Tuesday, January 31, 2017

Humor Throughout History

     Throughout the history of time, we have viewed humor in different ways and accepted it on different levels for a variety of purposes. Through these readings, I have been able to see the growth and evolution of humor and the situations in which we use it. 

     The use and theory of humor begins around 400 B.C. with Plato’s beliefs that “laughter is something that should be avoided” (Traditional Tales 10) because when we laugh, we are maliciously being ignorant. To Plato, ridiculousness is not knowing oneself which is evil and a powerless ignorance. For we are not only ignorant of others, but of ourselves as well. We can be ignorant of our wealth, when we assume we are richer, more talented, look better, or are more virtuous than we actually are. This is a way of lying to ourselves, which is evil. We use these lies to separate the powerful and strong against the weak, where the weak are considered to be ridiculous and the cause for laughter while the strong are hateful for feeling joy from others’ misfortunes. Therefore, Plato believes laughter is wrong because through laughter, we are finding joy in others’ misfortunes.

     Hobbes follows Plato’s negative views towards humor when he says, “the passion of laughter proceeds from a sudden conception of some ability in himself that laughs” (Hobbes 20). In other words, we laugh when we realize we better than someone else, which according to Plato is ignorant. He then goes on to formulate ideas like how we laugh at unexpected, new, and absurd things that do not happen to us. 

     Kant take the discussion of humor and makes it more physical, focusing instead on how humor offers gratification, “a feeling of the furtherance of the whole life of the man, and consequently, also of his bodily well-being” (Kant 45). All changes in chance, tone, and thought will provide gratification due to the differences in sensations. He also believes that laughter is the consequence of realizing our expectations of things are not realized and become nothing. While saying this, he is denouncing the work of Hobbes and Plato, claiming we laugh “not because we deem ourselves cleverer than [the] ignorant man…but because our expectation was strained and then was suddenly dissipated into nothing” (Kant 48).

     Kierkegaard expands upon Kant’s ideas of something becoming nothing and formulates his opinion that “wherever there is contradiction, the comical is present” (Kierkegaard 83). Although the comical is present, it might not always be shown as he explains that it manifests itself when the pain from this contradiction is not essential and can be ignored. He also expands upon the works of Plato and Hobbes by noticing that laughter can be immoral when enjoyed at the wrong times, while disagreeing that laughter itself is not wrong.

     It is interesting to see how the early philosophies of humor influence the more modern authors and their works. For example, in Dr. Martin Luther King Jr.’s Letter from Birmingham Jail, Dr. King uses humor when he says “If I sought to answer all of the criticisms that cross my desk, my secretaries would be engaged in little else in the course of the day, and I would have no time for constructive work”. Here, King uses humor and logos to show his authority and position in the Civil Rights Movement without bragging about his accomplishments. This is related to Hobbes opinions that we use laughter when we realize we are superior, although Dr. King is humbler than the image that comes to mind when I think of using humor because of superiority. Dr. King also uses humor when he says “While Mr. Boutwell is much more articulate and gentle than Mr. Conner”. Here, he is using humor to question the authority and intelligence of Mr. Boutwell in a way similar to the ignorance of talent expressed by Plato.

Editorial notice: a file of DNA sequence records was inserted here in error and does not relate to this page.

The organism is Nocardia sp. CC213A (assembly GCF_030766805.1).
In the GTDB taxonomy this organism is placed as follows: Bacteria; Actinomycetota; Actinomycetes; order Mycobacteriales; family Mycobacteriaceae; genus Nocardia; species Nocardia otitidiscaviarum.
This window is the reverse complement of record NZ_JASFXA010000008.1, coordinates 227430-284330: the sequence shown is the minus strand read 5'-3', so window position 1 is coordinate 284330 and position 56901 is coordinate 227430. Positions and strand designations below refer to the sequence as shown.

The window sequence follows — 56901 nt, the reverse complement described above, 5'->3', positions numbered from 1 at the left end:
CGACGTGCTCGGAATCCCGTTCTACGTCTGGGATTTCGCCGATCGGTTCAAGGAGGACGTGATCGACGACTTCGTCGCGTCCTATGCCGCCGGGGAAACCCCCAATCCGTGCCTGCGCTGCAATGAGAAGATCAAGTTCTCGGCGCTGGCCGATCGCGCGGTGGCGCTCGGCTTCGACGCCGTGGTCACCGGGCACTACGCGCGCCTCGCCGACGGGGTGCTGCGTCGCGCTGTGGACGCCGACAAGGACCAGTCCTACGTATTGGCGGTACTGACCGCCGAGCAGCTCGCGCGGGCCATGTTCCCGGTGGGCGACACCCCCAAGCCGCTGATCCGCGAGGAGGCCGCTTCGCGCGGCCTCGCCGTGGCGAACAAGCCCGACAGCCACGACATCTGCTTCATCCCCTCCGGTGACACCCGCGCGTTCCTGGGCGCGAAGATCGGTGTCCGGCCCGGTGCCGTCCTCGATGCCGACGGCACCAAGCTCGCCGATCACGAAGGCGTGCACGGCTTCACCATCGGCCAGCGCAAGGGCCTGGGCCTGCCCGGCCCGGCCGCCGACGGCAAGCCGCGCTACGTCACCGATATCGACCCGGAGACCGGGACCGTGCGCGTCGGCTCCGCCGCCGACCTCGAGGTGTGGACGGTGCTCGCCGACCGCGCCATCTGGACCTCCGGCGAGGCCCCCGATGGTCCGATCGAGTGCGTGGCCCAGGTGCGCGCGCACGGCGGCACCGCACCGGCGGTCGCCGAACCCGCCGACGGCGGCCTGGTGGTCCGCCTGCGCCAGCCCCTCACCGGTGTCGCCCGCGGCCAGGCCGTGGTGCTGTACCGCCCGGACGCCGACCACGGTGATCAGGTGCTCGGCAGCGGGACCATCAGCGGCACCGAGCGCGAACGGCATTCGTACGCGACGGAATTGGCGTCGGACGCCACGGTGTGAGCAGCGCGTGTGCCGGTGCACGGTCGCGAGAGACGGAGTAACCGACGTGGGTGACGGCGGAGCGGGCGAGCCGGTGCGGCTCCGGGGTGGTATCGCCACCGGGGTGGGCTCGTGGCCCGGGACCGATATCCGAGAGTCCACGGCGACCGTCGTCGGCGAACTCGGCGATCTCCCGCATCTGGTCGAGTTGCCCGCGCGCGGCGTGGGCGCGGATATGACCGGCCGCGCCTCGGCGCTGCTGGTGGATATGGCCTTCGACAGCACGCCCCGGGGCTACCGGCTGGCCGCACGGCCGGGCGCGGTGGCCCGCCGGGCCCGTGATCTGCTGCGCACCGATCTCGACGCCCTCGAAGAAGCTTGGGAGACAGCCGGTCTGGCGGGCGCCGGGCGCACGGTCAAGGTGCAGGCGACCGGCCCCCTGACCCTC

Although not humorous, it is also important to note how certain elements of the philosophies on humor we studied are present in his letter. Dr. King is educated and studied the works of Plato and Socrates, as is mentioned in his letter. Perhaps parts of his humorous rhetoric come directly from his knowledge of the works we read for class. He also shows a exemplifies Kierkegaard’s theory of humor by explaining a very non-humorous situation. The contradiction of how the people of Alabama expect violence but King’s movement never became violent is an example of non-humorous contradiction because the pain is obvious. It is painful for the followers of the movement to be treated like violent criminals for peaceful protesting simply because of the color of their skin. This pain is essential and cannot be ignored so the contradiction is therefore not funny.

     Through comparing more recent texts with older texts, it is interesting for me to see the movement of thoughts and philosophies regarding humor. From Plato believing humor is evil to Dr. King using humor to explain his opinions on the Civil Right Movement and fight for equality, humanity certainly has come a long way in the use, acceptance, and understanding of this form of rhetoric.

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